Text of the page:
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Where is God in My Pain? with Kevin and Melissa Valentine

Family Life Today / Dave & Ann Wilson, Bob Lepine
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November 25, 2022 3:00 am

Where is God in My Pain? with Kevin and Melissa Valentine

Family Life Today / Dave & Ann Wilson, Bob Lepine

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November 25, 2022 3:00 am

Where is God in my pain--when dreams evaporate? On FamilyLife Today, Dave and Ann Wilson host Kevin and Melissa Valentine--who catapulted to a vicious reality after Kevin's accident. But they weren't alone.

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And the best way I can describe it is there were mornings early on that I would wake up and I would feel like I was sitting on a fence. And on one side was bitterness.

And on one side, and this is not the right way to say it, was betterness. And I had a choice every day. Welcome to Family Life Today, where we want to help you pursue the relationships that matter most. I'm Ann Wilson.

And I'm Dave Wilson. And you can find us at or on the Family Life app. This is Family Life Today. So it isn't every day we get to have good friends in the Family Life Today studio.

Isn't it fun? Yeah. I mean, we've got the Valentines back with us. They've known us for 25 years, maybe?

I don't know how many years. That means we're old. That's what that means.

Yeah. I mean, we've been friends. We've watched them raise their kids. I threw passes to their oldest son to get him ready for college football.

Kevin and Melissa. Welcome back. Welcome back. Look at that. We're sitting at the same time.

Thanks. Good to be back. Well, on a previous program, we heard the story of, boy, I remember that night, not like you do, but when you were trying to help a lady change a tire on the side of the road and ended up getting smashed between two cars, a woman hit you going 50 plus miles an hour, never hit her brakes. You should be in a casket right now. You survived, but you lost your left leg. When you guys were only 22 and 23, you'd only been married just over half a year, and you're facing the biggest struggle of your lives.

So you find out as you wake up out of that coma that you've lost your leg. So take us back. I mean, that was over 20 years ago. Take us back to the journey of what that has been like over the last two decades.

There were some moments early on that set us up for the next 20 plus years. I've been asked a ton, you know, how were you not angry? How are you not mad at God?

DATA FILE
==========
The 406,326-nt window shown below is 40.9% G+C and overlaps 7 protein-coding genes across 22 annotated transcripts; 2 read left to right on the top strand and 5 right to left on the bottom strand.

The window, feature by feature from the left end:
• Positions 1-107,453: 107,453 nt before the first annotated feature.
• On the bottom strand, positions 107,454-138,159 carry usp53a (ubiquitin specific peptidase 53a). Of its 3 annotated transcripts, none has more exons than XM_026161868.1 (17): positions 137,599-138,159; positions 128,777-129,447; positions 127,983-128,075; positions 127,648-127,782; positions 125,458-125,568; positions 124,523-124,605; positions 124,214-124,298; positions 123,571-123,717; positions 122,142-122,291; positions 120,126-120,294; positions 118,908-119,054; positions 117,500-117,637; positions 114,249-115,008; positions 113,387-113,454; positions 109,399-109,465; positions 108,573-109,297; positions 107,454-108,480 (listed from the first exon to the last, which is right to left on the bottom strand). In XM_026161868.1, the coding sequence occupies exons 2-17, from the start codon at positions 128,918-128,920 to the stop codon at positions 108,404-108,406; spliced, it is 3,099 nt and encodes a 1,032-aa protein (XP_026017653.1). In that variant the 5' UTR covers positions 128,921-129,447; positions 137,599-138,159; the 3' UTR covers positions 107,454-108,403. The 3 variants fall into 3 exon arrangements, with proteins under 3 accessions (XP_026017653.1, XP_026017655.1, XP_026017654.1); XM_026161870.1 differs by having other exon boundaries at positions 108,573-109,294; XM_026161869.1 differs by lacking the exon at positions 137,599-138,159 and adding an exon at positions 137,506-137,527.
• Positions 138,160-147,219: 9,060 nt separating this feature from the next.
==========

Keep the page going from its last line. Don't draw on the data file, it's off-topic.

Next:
Like how did you square your doing what God wants you to do with your getting hurt and losing so much? And so I was angry for about two weeks. Two weeks after I woke up, the doctors kept talking about saying, we're going to take you to the jacuzzi room. And I'm like, the jacuzzi room, finally, something's going to feel good because nothing really felt good. So the jacuzzi room, jacuzzi room, maybe tomorrow, jacuzzi room, finally, two weeks in they go, all right, it's the time we're taking the jacuzzi room and I'm thinking what you think of when you think about a jacuzzi, it's going to be nice. It's going to be really relaxing, it's going to feel good. They wheeled me into this room and there are about eight to 10 stainless steel vats filled with water and it is sterile, it is gray, it is dark and they wheel me to the biggest tank in the middle of the room. They put me on this cot, they hoist me up to the ceiling, push me over and drop me into this tank and then they take water jets and focus them on all of my wounds to flush out road debris.

That's the jacuzzi room. So the nurse goes, all right, I'm going to set time for 20 minutes and I'll be back and closes the curtain around me, first time I'd been alone. And I just looked down at my body and it was out of a horror movie. I just remember for the first time going, there's no coming back from this. Like it just felt final.

It's over. I start to get mad at God and I am just going through all the things you would think I am doing what you wanted me to do for my life. I'm following everything you asked me to do. I'm giving up everything that I want to do for what you want me to do and this is what I get.